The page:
Unfortunately, in my experience it’s not just the far right or the far left that we have to worry about, but both. Typically, the conservatives deplore sex in games, while the liberals revile violence. In instances that both exist… say, Hot Coffee, we see both come together. As for the Bible, it, like other great works reflects humanity, of which violence is an important component. Saying that one form of media is more violent than another is lunacy. It is incumbent upon us, as parents, to give our children an appreciation and respect for violence, not to shelter them from it. That said, I would hope that parents allow their children to read, watch and play games that are violent or sexual in connotation in measure.

Destructoid: Do you think God, if he exists, approves of Grand Theft Auto?

HH: Wow… well, I guess that it the Supreme Being weren’t busy enough with managing the affairs of the entire universe and had some time to worry about our little galaxy, solar system, planet and hobbies… he or she would probably judge the game based on other titles and its contribution to culture. In that regard, I don’t know how any conclusion could be drawn other than that it is one of the most important works we have produced to-date. For all of the good and bad, it has fundamentally changed the sector and educated tens of millions about interactive entertainment.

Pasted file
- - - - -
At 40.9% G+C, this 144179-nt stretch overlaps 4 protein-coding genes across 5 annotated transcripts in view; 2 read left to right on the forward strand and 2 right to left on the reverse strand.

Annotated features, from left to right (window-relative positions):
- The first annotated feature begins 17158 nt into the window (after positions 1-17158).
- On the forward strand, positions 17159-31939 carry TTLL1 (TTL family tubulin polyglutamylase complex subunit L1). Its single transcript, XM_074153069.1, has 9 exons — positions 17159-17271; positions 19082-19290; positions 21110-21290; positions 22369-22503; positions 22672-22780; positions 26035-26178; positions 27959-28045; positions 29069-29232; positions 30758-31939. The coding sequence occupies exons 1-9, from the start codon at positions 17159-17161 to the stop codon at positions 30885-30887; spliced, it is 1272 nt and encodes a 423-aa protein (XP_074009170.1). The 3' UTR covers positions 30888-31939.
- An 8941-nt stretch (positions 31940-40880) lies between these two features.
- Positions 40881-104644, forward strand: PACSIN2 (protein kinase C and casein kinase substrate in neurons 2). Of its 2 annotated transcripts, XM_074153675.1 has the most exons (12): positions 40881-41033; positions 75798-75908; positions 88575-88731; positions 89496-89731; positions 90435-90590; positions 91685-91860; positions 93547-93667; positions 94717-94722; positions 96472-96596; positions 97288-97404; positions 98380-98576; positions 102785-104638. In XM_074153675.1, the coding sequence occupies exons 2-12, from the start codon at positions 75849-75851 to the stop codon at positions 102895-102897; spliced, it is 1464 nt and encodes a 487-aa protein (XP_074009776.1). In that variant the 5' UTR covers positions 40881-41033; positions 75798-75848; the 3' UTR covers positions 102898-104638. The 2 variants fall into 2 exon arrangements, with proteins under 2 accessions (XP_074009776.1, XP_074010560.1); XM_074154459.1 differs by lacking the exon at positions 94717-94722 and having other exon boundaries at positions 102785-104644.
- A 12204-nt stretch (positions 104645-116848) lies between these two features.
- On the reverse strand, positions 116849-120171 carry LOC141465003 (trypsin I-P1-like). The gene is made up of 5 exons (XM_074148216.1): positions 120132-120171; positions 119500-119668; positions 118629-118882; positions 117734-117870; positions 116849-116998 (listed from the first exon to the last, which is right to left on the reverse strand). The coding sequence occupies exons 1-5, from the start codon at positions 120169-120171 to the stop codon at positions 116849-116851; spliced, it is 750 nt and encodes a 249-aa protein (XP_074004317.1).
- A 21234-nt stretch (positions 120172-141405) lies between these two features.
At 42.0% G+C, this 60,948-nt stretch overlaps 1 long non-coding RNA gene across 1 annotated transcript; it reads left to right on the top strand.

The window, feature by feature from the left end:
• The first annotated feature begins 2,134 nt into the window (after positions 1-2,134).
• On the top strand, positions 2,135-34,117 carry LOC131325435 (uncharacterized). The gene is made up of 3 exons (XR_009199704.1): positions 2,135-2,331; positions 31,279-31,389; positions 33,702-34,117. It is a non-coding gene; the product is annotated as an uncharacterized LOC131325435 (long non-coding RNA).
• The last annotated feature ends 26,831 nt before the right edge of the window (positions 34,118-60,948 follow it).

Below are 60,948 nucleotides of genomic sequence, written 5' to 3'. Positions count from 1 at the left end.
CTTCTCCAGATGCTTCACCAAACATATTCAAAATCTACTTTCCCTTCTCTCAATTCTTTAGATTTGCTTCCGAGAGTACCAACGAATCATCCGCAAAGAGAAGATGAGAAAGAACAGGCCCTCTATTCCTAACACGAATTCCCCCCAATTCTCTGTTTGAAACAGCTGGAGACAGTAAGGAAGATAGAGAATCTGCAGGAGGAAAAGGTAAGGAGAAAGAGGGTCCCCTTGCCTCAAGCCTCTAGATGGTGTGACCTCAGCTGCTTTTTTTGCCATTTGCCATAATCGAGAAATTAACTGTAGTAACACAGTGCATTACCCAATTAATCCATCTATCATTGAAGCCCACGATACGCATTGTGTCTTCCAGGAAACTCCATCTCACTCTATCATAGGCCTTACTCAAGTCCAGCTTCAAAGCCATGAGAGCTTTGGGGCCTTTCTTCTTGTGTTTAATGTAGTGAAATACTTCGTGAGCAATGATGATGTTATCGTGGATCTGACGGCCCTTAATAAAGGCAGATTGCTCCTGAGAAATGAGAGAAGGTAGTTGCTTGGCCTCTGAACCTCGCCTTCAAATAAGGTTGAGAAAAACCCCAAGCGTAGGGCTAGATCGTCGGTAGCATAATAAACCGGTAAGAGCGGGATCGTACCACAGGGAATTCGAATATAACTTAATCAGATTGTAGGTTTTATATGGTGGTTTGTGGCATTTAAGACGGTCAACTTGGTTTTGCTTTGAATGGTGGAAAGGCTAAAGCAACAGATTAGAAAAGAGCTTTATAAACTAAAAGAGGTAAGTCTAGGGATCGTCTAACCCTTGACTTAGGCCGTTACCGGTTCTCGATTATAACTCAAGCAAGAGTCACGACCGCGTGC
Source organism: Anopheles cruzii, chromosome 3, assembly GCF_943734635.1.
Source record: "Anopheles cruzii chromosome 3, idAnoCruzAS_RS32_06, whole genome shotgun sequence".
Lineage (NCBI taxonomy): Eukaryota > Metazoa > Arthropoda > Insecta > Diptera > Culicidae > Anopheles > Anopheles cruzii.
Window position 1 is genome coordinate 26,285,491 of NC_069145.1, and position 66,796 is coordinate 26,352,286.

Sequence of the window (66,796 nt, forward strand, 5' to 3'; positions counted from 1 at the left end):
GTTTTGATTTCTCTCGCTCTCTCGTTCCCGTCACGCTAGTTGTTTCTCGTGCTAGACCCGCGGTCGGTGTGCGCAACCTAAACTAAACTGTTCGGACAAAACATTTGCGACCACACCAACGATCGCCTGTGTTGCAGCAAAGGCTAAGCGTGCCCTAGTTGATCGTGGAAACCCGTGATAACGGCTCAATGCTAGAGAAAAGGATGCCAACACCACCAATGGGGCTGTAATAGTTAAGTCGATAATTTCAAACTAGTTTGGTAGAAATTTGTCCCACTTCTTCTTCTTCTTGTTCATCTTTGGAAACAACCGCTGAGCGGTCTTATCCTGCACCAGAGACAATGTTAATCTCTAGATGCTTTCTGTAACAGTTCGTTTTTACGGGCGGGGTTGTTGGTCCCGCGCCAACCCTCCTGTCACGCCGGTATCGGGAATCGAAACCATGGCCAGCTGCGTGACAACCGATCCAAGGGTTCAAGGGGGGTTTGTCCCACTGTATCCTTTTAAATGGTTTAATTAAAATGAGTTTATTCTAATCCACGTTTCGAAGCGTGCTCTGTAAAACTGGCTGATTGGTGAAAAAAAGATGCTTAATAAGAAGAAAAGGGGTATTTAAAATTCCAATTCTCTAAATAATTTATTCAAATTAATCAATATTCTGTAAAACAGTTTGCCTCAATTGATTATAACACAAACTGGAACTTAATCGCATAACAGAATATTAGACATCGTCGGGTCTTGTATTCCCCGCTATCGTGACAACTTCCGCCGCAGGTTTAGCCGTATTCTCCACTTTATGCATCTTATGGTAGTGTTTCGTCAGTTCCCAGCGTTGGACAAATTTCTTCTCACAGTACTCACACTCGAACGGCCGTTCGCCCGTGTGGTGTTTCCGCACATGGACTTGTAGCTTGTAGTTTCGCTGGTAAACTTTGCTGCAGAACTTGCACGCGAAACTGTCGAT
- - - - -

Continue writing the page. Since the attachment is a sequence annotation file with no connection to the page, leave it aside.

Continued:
Destructoid: What do you make of the Videogame Tax idea that has started to rear its ugly

HH: I think it’s far more dangerous a trend than we’re giving it credit for. Personally, I find it disgusting and discriminatory. With an epidemic of obesity in the U.S. legislators are focusing on games as the reason, and not transfats?! Seriously. This is just another example of feel-good legislation. Fruitless. Pointless. And it should concern us more…